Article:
Bonding with my son and understanding the importance of it.

As a boy grows up it is understandable that he usually bonds with his mother as I recall as a young boy and as I got older I always had a special bond with my mom. I would always talk to her and remember she was there to help me with my homework. We would go to the supermarket together, we would watch baseball games together, we would go out to the pizza place together, we would go Christmas shopping together and as I got older I would seek advice from her on how to talk with girls. I see the same pattern with my son as he is very close to his mommy and she is always there to help him with his homework and he seems to talk to her and open up more which I feel is beneficial and normal.

I also had a very special relationship with my dad as well and learned a lot about how to be a caring dad and do my best. Dad was always there to help us and he would always reach out and provide advice and was a great influence and source of support in my family and our son’s life. I miss his phone calls as he would call me almost everyday.

I have always felt that our parents did their best for us and they made many sacrifices for us. I have learned that our children should always come first and we must always be there and help them and teach them and surround them with love as this is what I learned as a child and an adult from my mom and dad.

Since Matthew was an infant I always enjoyed having times alone with him and just enjoying listening to baby lullabys and holding him gently on my chest so Maria could rest and I remember those were the most happiest times of my life as it was me and my son and he was so tiny and so beautiful and I was so in love with him as he was my son and I was his dad. Those times together were priceless and special but they are fleeting moments in time but everlasting in memory. As Matthew developed and started to grow we always enjoyed his “firsts” but since we learned he was autistic his “firsts” would come gradually and they would mean so much more to us. I always enjoyed times where it was just Matty and I. I feel it is very important in a young boy’s development that a strong bond is established between father and son and continously and consistently. When dealing with an autistic boy the importance of father-son bonding takes on an even more significant role and unique challenge. I was trying to introduce Matty to sportsmanship and competition when he turned 7 years old as I thought that was an appropriate age as I remember playing in little league at that age. I prepared for having a baseball catch with him as I had a mitt ready for him and a soft toss baseball and I was ready and looking forward to it. I fit the glove on his hand as he appeared to favor his right hand and I proceeded to throw gently to him. He had not yet developed the hand-eye coordination that is so important in baseball. I was trying to teach him but he was reluctant and I did not want to force him but I told him anytime he wanted to have a catch I was waiting and ready. We still have not really had a true baseball catch yet but I feel that Matty has to develop at his own pace and I would never want to make him feel uncomfortable so I leave it up to him.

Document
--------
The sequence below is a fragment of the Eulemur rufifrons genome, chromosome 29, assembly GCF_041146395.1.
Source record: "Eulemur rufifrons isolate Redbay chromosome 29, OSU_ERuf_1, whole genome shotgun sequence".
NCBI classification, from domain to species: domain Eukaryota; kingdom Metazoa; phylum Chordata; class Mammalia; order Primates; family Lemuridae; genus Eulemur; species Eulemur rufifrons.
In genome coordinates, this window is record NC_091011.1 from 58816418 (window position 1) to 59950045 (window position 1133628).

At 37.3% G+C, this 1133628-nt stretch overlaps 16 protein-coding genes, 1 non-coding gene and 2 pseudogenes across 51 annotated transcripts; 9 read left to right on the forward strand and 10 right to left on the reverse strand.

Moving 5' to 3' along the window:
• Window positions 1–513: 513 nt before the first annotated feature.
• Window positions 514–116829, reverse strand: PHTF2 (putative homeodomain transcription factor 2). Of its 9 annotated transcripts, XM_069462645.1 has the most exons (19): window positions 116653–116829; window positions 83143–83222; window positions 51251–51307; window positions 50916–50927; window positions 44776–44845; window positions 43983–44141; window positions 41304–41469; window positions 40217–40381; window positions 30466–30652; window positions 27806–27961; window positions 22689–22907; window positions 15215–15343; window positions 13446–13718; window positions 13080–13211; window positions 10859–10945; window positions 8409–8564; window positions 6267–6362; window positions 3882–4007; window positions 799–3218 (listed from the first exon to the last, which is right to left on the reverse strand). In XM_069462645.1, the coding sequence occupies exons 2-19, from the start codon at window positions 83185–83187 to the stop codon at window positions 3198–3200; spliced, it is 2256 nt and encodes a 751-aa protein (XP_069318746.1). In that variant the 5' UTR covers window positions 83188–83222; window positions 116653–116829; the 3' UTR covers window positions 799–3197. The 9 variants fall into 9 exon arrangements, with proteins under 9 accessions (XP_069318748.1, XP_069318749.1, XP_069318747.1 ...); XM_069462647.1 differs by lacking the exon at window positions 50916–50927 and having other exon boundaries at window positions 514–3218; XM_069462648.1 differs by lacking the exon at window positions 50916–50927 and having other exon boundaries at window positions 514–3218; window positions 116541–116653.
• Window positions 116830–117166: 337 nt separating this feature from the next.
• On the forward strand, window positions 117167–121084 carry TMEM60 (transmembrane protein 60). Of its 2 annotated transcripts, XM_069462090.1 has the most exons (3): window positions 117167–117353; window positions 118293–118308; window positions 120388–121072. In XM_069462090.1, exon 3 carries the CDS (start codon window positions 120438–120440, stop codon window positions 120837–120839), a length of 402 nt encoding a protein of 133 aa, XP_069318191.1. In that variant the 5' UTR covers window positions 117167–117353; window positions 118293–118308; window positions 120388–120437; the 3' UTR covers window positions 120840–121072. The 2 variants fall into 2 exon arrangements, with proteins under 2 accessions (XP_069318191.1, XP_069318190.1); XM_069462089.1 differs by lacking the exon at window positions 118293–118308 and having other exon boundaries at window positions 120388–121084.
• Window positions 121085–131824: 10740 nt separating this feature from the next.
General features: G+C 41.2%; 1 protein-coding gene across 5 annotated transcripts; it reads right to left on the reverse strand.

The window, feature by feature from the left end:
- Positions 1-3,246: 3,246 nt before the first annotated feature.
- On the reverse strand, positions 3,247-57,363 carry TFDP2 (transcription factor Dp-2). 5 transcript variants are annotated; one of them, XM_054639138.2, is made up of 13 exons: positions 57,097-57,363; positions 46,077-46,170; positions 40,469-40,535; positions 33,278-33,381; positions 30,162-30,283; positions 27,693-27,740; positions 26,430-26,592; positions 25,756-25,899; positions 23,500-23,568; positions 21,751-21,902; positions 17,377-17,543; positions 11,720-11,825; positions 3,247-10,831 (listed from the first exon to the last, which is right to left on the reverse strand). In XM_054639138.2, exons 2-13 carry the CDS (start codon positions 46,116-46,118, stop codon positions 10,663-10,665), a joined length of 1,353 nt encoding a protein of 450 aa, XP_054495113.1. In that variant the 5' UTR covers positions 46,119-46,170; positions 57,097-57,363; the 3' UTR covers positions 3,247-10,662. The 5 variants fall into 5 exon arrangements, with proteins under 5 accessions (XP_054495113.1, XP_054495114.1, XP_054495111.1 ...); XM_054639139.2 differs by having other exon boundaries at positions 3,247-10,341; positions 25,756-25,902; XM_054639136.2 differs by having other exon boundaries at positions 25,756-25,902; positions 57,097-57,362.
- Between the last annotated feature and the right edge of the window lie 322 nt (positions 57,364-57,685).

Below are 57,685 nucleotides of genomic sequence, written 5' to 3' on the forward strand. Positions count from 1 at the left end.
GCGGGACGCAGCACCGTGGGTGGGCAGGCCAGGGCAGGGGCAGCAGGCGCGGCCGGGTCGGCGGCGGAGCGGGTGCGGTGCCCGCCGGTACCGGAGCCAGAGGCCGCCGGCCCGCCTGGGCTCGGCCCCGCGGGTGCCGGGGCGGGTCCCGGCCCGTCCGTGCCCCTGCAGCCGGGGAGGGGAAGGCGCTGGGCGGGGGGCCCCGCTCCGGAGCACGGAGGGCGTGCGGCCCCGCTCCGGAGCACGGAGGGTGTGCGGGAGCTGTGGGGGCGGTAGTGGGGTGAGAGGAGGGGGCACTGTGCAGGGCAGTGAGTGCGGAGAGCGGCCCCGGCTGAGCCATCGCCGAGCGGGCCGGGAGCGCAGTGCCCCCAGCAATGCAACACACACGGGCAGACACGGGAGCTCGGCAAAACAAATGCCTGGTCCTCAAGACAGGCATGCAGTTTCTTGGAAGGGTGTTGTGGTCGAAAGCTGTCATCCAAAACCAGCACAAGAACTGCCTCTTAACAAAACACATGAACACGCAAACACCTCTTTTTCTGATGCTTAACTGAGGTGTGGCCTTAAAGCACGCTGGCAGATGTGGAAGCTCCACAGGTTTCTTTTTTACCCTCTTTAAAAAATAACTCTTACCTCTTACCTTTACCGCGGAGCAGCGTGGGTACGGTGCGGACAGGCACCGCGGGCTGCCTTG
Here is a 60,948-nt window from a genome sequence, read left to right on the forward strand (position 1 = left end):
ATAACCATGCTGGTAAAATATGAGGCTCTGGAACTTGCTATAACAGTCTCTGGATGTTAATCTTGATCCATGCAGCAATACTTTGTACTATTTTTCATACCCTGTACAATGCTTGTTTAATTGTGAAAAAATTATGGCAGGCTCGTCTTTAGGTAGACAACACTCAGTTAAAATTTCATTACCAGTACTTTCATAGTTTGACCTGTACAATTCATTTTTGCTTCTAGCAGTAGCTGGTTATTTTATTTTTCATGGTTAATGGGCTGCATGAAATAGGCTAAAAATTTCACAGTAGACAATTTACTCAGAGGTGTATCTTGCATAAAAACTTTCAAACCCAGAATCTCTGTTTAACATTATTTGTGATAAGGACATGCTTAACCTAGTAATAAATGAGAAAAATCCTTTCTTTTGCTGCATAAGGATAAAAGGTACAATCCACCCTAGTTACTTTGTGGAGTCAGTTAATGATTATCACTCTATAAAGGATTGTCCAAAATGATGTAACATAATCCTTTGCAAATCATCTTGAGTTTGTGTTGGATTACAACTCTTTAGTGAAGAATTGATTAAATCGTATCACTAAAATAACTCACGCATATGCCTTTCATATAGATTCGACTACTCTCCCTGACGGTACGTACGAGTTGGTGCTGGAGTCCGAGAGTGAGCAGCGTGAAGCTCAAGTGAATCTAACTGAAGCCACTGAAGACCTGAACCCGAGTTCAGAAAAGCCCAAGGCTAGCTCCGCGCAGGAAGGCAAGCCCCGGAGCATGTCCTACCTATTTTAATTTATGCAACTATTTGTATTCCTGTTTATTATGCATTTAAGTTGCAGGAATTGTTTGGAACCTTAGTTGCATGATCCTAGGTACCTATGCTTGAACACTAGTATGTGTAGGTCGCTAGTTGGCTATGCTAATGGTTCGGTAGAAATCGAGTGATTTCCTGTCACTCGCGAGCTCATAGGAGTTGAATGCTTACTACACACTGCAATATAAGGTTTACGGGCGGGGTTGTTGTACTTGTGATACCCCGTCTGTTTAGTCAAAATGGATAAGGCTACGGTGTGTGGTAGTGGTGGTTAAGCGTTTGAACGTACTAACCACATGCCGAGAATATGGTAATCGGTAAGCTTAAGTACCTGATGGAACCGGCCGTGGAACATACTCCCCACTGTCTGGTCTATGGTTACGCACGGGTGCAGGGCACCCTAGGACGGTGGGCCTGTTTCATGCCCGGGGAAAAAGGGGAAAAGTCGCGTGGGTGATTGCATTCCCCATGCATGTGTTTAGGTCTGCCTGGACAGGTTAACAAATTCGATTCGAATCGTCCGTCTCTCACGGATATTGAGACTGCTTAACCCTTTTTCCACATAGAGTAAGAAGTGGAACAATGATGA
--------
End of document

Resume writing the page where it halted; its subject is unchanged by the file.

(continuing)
Maria and I also tried to introduce him to soccer and piano lessons but he has difficulty with structure and discipline so we are learning to adapt and try to find areas of interest where he will thrive. He certainly likes building his Lego blocks into a cityscape and loves drawing neighborhood blocks complete with houses, trees and cars. He also loves listening to music and singing karaoke. For exercise he loves to ride his bike and run around the playground.

I also know how much he loves the beach and swimming pool. We also love to take family trips and Matty loves the car rides as he busies himself with writing stories in his journal and counting state license plates. It’s funny but I remember doing that as a kid too and I remember Matty getting all excited when we saw an Alaska and Hawaii license plate. He even managed to collect all the state quarters and put them in a map designed for collecting them that Mommy bought for him.

As I spend more time with my son and encourage him to talk how he feels or if we spend time talking with him and engaging in family fun activities with mommy and grandma I definitely see him display a happier disposition and we are always working on helping him develop his self esteem and self confidence.

We always learn from our parents and we pass what we learn to our kids and it is very important to develop a bond with our children that involves trust, understanding, encouragement, approachability, maturity, love and compassion. For a boy to thrive he needs to learn from his mom and dad and from his experiences in school and successful participation in academic endeavors, sports and social engagements and be given opportunity and guidance and learn discipline and motivation and learn to respect himself and others.

We know for an autistic child that the challenges can be great and that is why it is so crucial to develop a relationship of full commitment to the child so they will enjoy success. I know I will always work on helping Matthew develop his strengths by playing an active role in his life and making sure his teachers are guiding him and providing him with the resources he needs to prosper.

Edward D. Iannielli III

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